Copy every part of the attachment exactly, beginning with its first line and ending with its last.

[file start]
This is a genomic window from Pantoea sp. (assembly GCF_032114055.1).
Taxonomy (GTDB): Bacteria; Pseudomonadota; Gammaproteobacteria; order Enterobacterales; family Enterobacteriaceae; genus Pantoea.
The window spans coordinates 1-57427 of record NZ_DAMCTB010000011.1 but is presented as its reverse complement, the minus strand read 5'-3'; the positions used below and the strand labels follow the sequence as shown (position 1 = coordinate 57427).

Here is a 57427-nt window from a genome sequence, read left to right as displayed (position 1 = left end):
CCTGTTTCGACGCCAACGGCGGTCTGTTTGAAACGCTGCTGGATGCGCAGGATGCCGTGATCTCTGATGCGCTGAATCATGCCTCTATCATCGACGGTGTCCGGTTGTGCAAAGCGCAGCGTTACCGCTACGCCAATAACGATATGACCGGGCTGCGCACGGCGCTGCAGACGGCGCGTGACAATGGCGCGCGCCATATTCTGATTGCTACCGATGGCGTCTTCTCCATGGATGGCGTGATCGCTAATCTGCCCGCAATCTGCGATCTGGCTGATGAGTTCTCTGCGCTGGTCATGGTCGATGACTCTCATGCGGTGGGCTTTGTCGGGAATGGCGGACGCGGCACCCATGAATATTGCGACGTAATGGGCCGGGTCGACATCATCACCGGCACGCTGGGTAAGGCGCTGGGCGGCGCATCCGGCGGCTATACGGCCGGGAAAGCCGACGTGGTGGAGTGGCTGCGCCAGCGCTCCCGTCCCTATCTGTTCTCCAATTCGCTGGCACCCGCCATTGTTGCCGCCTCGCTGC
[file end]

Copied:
This is a genomic window from Pantoea sp. (assembly GCF_032114055.1).
Taxonomy (GTDB): Bacteria; Pseudomonadota; Gammaproteobacteria; order Enterobacterales; family Enterobacteriaceae; genus Pantoea.
The window spans coordinates 1-57427 of record NZ_DAMCTB010000011.1 but is presented as its reverse complement, the minus strand read 5'-3'; the positions used below and the strand labels follow the sequence as shown (position 1 = coordinate 57427).

Here is a 57427-nt window from a genome sequence, read left to right as displayed (position 1 = left end):
CCTGTTTCGACGCCAACGGCGGTCTGTTTGAAACGCTGCTGGATGCGCAGGATGCCGTGATCTCTGATGCGCTGAATCATGCCTCTATCATCGACGGTGTCCGGTTGTGCAAAGCGCAGCGTTACCGCTACGCCAATAACGATATGACCGGGCTGCGCACGGCGCTGCAGACGGCGCGTGACAATGGCGCGCGCCATATTCTGATTGCTACCGATGGCGTCTTCTCCATGGATGGCGTGATCGCTAATCTGCCCGCAATCTGCGATCTGGCTGATGAGTTCTCTGCGCTGGTCATGGTCGATGACTCTCATGCGGTGGGCTTTGTCGGGAATGGCGGACGCGGCACCCATGAATATTGCGACGTAATGGGCCGGGTCGACATCATCACCGGCACGCTGGGTAAGGCGCTGGGCGGCGCATCCGGCGGCTATACGGCCGGGAAAGCCGACGTGGTGGAGTGGCTGCGCCAGCGCTCCCGTCCCTATCTGTTCTCCAATTCGCTGGCACCCGCCATTGTTGCCGCCTCGCTGC